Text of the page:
Montenegro's currency is the Euro.
Montenegro is on CET (Central European Time)
We paid a visit to Bar old town (Stari Bar). This is signed off the coast road (the old town is not in the modern town).
We opted to drive around the fjord to visit Kotor instead of taking the ferry. Stunning views around the fjord. Kotor old town well worth a visit. Parking can be a problem but we parked in the town centre at N42.42820 E18.69460, paying €4.00 for four hours' parking. The parking is within a five minute walk of the old town.
Reasonably signed on the whole with good tarmac surface.
Some road tunnels are unlit and can be very dangerous. I wear varifocal reactolights and at the first unlit tunnel entered I almost evacuated my bowels!
Drive with dipped headlights at all times.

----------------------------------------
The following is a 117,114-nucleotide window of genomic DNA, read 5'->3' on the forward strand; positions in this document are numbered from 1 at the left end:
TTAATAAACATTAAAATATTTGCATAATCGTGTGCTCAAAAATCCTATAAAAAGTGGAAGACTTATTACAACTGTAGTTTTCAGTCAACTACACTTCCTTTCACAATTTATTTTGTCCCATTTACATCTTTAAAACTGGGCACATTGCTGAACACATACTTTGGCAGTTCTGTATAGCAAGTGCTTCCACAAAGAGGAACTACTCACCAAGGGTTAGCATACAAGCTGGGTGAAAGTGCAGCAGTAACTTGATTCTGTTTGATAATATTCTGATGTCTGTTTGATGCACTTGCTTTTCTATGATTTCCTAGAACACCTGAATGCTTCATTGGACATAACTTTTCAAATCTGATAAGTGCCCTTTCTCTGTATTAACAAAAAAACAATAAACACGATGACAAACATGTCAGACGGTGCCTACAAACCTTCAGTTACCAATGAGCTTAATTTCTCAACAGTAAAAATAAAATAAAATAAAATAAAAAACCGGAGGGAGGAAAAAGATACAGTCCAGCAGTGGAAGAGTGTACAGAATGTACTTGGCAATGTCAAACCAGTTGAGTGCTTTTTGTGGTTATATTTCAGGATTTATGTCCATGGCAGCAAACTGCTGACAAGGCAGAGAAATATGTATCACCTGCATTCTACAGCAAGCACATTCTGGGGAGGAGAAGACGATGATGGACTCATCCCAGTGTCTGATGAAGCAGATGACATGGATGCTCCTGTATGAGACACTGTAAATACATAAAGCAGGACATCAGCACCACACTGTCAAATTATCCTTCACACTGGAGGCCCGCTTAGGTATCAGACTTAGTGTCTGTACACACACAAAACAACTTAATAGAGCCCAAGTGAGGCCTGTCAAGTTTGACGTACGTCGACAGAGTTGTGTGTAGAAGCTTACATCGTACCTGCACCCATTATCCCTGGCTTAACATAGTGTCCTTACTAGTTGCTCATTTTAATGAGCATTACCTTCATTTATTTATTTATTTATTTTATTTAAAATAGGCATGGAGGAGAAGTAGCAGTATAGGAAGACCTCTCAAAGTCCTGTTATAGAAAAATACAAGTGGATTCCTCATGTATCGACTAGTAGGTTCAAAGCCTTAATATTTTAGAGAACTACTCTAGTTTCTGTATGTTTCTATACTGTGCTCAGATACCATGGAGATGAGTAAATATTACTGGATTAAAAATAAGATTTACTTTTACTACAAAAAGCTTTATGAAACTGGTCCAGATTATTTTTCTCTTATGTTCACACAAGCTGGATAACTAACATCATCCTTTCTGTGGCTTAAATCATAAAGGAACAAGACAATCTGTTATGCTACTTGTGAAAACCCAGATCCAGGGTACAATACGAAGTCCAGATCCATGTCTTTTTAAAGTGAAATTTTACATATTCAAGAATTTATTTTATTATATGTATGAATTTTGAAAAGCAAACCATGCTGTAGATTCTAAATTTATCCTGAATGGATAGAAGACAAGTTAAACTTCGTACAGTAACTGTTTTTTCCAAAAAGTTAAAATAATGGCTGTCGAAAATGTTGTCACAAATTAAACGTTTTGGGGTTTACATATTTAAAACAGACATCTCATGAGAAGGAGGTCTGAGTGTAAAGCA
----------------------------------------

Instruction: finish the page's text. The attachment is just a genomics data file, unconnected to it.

Auto Gas (LPG) readily available €0.62 per litre
Euro Diesel €1.10 per litre
Ulcinj N41.92609 E19.23124. Mega/Solaris supermarket. Back to European style and standard after Albania.
Bar N42.10319 E19.09901. Maxi Supermarket.
There are quite a few Maxi supermarkets advertised on the coast road; there are others as well.
N42.00976 E19.15151. Small campsite with good facilities set in olive grove across from the beach. Very friendly/helpful owners.
N42.28367 E18.80298. North of Budva, free camp on flat area that is an abandoned camp site, no facilities.
N42.48875 E18.69460. Free camp on rough car parking area at north end of village.
We had very good weather all the time we were in Montenegro, hot and sunny.
EXITING MONTENEGRO INTO CROATIA
We were through the Montenegro border in about ten minutes.
We had to produce the V5C (Vehicle Registration Document) to exit Montenegro.
We had a sigh of relief when we entered Croatia, as we had been driving in Albania and Montenegro on third party insurance for the last eleven days.
On entering Croatia we had to produce the V5C (Vehicle Registration Document) and passports. The van was inspected by the Croatian customs.